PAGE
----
Hire in Netherlands

Here’s where you get started with human resources best practices and hiring in Netherlands.

Ready to Hire? Get Started!

Last updated at June 16, 2022

Currency

Euro (EUR)

Capital

Amsterdam

Time Zone

GMT+2

Key Country Facts

Introduction

The Netherlands (also known as Holland) is a North-western-European country of approximately 17 million inhabitants known for its tradition of liberal social policies and high quality of life. Amsterdam is the country’s most populous city and nominal capital. English-speaking people use the word ‘Dutch’ to describe people from the Netherlands.

Area

The four parts of the Kingdom—the Netherlands, Aruba, Curaçao and Sint Maarten—are constituent countries and participate on a basis of equality as partners in the Kingdom. In practice, however, most of the Kingdom’s affairs are administered by the Netherlands. The vast majority in land area of the constituent country of the Netherlands is in Europe, while its three special municipalities (Bonaire, Saba, and Sint Eustatius) are located in the Caribbean, as are the other three constituent countries.

Climate

The European Netherlands have a mild maritime climate, with moderately warm summers and cool winters, and typically high humidity.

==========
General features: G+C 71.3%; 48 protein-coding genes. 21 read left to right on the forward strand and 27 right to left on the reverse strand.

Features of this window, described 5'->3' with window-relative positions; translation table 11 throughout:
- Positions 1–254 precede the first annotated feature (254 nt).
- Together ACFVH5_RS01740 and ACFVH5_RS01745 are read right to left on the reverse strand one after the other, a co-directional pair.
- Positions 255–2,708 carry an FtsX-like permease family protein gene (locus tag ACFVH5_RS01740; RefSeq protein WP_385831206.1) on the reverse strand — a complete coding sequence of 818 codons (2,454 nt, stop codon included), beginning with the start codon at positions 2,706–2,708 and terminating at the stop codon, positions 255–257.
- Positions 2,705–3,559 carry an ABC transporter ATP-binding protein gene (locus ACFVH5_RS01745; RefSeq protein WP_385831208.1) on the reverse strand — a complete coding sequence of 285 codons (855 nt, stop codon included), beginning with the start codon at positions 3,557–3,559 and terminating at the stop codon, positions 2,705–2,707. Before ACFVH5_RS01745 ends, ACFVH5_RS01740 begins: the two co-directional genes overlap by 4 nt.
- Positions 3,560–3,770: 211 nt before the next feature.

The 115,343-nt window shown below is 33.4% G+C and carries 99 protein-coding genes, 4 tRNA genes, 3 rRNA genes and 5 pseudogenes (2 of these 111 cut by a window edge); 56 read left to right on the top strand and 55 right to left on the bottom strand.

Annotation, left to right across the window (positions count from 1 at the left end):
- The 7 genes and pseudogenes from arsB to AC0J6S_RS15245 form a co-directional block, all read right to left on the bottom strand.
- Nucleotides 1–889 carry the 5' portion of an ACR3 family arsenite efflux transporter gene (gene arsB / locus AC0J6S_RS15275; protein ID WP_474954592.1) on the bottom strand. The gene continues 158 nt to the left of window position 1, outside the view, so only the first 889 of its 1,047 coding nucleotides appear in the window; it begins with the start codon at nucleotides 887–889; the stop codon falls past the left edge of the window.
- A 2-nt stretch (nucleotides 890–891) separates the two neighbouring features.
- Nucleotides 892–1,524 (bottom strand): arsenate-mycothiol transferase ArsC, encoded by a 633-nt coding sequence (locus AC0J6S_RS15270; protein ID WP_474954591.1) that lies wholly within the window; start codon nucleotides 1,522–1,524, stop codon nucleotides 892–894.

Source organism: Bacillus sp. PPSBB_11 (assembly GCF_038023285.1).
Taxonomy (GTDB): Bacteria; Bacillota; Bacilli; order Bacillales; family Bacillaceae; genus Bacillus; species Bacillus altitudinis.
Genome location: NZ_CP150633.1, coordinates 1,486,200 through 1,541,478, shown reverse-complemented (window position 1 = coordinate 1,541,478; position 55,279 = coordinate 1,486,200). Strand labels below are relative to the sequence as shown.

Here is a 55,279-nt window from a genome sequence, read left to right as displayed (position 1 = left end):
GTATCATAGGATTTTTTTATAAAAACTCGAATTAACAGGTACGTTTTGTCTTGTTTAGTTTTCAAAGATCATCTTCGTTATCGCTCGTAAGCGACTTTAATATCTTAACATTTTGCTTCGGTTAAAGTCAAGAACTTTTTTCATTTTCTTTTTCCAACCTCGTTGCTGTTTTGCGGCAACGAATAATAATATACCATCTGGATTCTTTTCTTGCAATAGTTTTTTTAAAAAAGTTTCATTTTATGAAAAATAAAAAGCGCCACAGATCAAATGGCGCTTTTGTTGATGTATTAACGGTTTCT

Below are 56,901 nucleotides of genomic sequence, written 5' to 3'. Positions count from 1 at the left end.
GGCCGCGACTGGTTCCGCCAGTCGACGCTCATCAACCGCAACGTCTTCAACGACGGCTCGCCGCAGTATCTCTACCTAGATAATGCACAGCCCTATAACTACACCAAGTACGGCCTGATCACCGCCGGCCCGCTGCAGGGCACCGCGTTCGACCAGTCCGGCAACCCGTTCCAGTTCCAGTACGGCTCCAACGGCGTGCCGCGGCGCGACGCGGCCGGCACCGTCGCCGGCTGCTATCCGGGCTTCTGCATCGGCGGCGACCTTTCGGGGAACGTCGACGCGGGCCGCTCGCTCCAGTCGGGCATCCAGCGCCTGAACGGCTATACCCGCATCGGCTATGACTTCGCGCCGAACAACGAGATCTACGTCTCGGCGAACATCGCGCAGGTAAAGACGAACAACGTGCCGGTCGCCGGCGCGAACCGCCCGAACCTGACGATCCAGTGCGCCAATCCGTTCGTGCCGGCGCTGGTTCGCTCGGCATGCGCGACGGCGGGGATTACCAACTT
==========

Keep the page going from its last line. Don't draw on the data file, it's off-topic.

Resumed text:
Culture

The Dutch are proud of their cultural heritage, rich history in art and involvement in international affairs. Dutch society is egalitarian and modern. The Dutch have an aversion to the non-essential and ostentatious behavior is to be avoided.

Religion

In the Netherlands, 28% of the population identify as Roman Catholic, 19% identify as Protestant, and 11% identify with some other religion. Nearly half of the population (42%) does not identify with any religion.

Official Language

The language in the whole of the country is Dutch. Apart from Dutch, the inhabitants of the northern province of Friesland also speak their own language ‘Frisian’, which is closer to English than to Dutch.

Netherlands HR at a Glance

EMPLOYMENT LAW

Dutch employment law is elaborate and relatively complex. It is divided into individual and collective law and is closely related to social security law.

Key Points:

  • Employment law is not consolidated into a single code.

  • Employees have a strong legal position.

  • Preventive dismissal assessment.

  • A relatively long period of salary payment during illness.

  • The Balanced Labour Market Act.

EMPLOYMENT CONTRACT

An employment contract under Dutch law may be concluded orally or in writing. However, the employer will nonetheless need to inform the employee in writing with respect to certain conditions pertinent to the employment, including:

  • the name and residence of the parties;

  • the place where the work is to be carried out;

  • the position and a job description;

  • the hiring date;

  • if the employment contract is for a fixed period of time, the time period;

  • the annual leave rights or the method of calculating annual leave allowance;

  • the duration of the notice periods to be observed by the parties or the method of calculating these periods;

  • the salary and the payment intervals;

  • the customary number of working hours per day or per week;

  • the employee’s pension rights (if applicable);

  • the Collective Labour Agreement (if applicable).